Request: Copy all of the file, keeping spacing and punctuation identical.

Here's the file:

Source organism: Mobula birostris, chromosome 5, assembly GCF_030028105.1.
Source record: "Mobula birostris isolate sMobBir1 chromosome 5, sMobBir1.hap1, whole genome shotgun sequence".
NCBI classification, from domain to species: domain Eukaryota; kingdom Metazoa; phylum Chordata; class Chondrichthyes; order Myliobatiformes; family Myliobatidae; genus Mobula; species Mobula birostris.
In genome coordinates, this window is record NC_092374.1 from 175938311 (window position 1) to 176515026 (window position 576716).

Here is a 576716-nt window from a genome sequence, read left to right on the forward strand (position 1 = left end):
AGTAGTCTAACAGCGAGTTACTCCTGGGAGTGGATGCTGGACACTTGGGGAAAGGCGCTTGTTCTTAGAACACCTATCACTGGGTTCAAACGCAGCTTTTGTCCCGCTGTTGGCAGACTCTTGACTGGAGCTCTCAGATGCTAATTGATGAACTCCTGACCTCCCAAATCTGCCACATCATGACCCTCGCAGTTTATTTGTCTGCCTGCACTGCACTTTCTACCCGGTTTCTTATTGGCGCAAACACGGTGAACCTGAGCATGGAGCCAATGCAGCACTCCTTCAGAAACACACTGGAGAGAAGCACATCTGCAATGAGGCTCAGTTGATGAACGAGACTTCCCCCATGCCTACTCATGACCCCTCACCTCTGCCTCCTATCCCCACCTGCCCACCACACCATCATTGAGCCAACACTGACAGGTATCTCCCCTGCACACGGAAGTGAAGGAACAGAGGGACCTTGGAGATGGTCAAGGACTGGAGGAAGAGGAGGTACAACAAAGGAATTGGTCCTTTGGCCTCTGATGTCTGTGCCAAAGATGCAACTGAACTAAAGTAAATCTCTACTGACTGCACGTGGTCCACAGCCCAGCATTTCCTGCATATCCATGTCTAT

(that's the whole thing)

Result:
Source organism: Mobula birostris, chromosome 5, assembly GCF_030028105.1.
Source record: "Mobula birostris isolate sMobBir1 chromosome 5, sMobBir1.hap1, whole genome shotgun sequence".
NCBI classification, from domain to species: domain Eukaryota; kingdom Metazoa; phylum Chordata; class Chondrichthyes; order Myliobatiformes; family Myliobatidae; genus Mobula; species Mobula birostris.
In genome coordinates, this window is record NC_092374.1 from 175938311 (window position 1) to 176515026 (window position 576716).

Here is a 576716-nt window from a genome sequence, read left to right on the forward strand (position 1 = left end):
AGTAGTCTAACAGCGAGTTACTCCTGGGAGTGGATGCTGGACACTTGGGGAAAGGCGCTTGTTCTTAGAACACCTATCACTGGGTTCAAACGCAGCTTTTGTCCCGCTGTTGGCAGACTCTTGACTGGAGCTCTCAGATGCTAATTGATGAACTCCTGACCTCCCAAATCTGCCACATCATGACCCTCGCAGTTTATTTGTCTGCCTGCACTGCACTTTCTACCCGGTTTCTTATTGGCGCAAACACGGTGAACCTGAGCATGGAGCCAATGCAGCACTCCTTCAGAAACACACTGGAGAGAAGCACATCTGCAATGAGGCTCAGTTGATGAACGAGACTTCCCCCATGCCTACTCATGACCCCTCACCTCTGCCTCCTATCCCCACCTGCCCACCACACCATCATTGAGCCAACACTGACAGGTATCTCCCCTGCACACGGAAGTGAAGGAACAGAGGGACCTTGGAGATGGTCAAGGACTGGAGGAAGAGGAGGTACAACAAAGGAATTGGTCCTTTGGCCTCTGATGTCTGTGCCAAAGATGCAACTGAACTAAAGTAAATCTCTACTGACTGCACGTGGTCCACAGCCCAGCATTTCCTGCATATCCATGTCTAT